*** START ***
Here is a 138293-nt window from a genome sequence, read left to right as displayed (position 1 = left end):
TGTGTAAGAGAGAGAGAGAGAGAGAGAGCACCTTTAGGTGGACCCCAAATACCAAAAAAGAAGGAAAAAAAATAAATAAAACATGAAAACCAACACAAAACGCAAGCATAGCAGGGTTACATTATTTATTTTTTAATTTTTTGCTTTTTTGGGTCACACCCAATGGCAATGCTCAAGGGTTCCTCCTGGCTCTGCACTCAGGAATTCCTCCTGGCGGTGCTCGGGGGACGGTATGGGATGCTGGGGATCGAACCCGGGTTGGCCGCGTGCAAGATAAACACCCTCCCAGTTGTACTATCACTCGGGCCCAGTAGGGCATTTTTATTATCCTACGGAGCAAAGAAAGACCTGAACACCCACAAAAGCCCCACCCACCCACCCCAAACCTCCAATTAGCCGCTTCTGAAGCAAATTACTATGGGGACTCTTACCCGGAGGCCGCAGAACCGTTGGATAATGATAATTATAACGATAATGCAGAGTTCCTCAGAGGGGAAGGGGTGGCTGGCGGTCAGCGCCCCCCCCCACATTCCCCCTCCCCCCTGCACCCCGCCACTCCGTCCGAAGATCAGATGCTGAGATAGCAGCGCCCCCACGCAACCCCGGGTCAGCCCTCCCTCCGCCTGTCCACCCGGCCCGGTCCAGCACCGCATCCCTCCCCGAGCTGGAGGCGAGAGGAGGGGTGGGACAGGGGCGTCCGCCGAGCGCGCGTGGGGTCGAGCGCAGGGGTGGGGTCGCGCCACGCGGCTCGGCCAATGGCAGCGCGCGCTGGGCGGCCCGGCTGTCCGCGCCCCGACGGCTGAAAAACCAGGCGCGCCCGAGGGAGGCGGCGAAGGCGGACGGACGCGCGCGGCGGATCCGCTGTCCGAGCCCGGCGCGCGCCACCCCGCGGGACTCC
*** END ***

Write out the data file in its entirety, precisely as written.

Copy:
Here is a 138293-nt window from a genome sequence, read left to right as displayed (position 1 = left end):
TGTGTAAGAGAGAGAGAGAGAGAGAGAGCACCTTTAGGTGGACCCCAAATACCAAAAAAGAAGGAAAAAAAATAAATAAAACATGAAAACCAACACAAAACGCAAGCATAGCAGGGTTACATTATTTATTTTTTAATTTTTTGCTTTTTTGGGTCACACCCAATGGCAATGCTCAAGGGTTCCTCCTGGCTCTGCACTCAGGAATTCCTCCTGGCGGTGCTCGGGGGACGGTATGGGATGCTGGGGATCGAACCCGGGTTGGCCGCGTGCAAGATAAACACCCTCCCAGTTGTACTATCACTCGGGCCCAGTAGGGCATTTTTATTATCCTACGGAGCAAAGAAAGACCTGAACACCCACAAAAGCCCCACCCACCCACCCCAAACCTCCAATTAGCCGCTTCTGAAGCAAATTACTATGGGGACTCTTACCCGGAGGCCGCAGAACCGTTGGATAATGATAATTATAACGATAATGCAGAGTTCCTCAGAGGGGAAGGGGTGGCTGGCGGTCAGCGCCCCCCCCCACATTCCCCCTCCCCCCTGCACCCCGCCACTCCGTCCGAAGATCAGATGCTGAGATAGCAGCGCCCCCACGCAACCCCGGGTCAGCCCTCCCTCCGCCTGTCCACCCGGCCCGGTCCAGCACCGCATCCCTCCCCGAGCTGGAGGCGAGAGGAGGGGTGGGACAGGGGCGTCCGCCGAGCGCGCGTGGGGTCGAGCGCAGGGGTGGGGTCGCGCCACGCGGCTCGGCCAATGGCAGCGCGCGCTGGGCGGCCCGGCTGTCCGCGCCCCGACGGCTGAAAAACCAGGCGCGCCCGAGGGAGGCGGCGAAGGCGGACGGACGCGCGCGGCGGATCCGCTGTCCGAGCCCGGCGCGCGCCACCCCGCGGGACTCC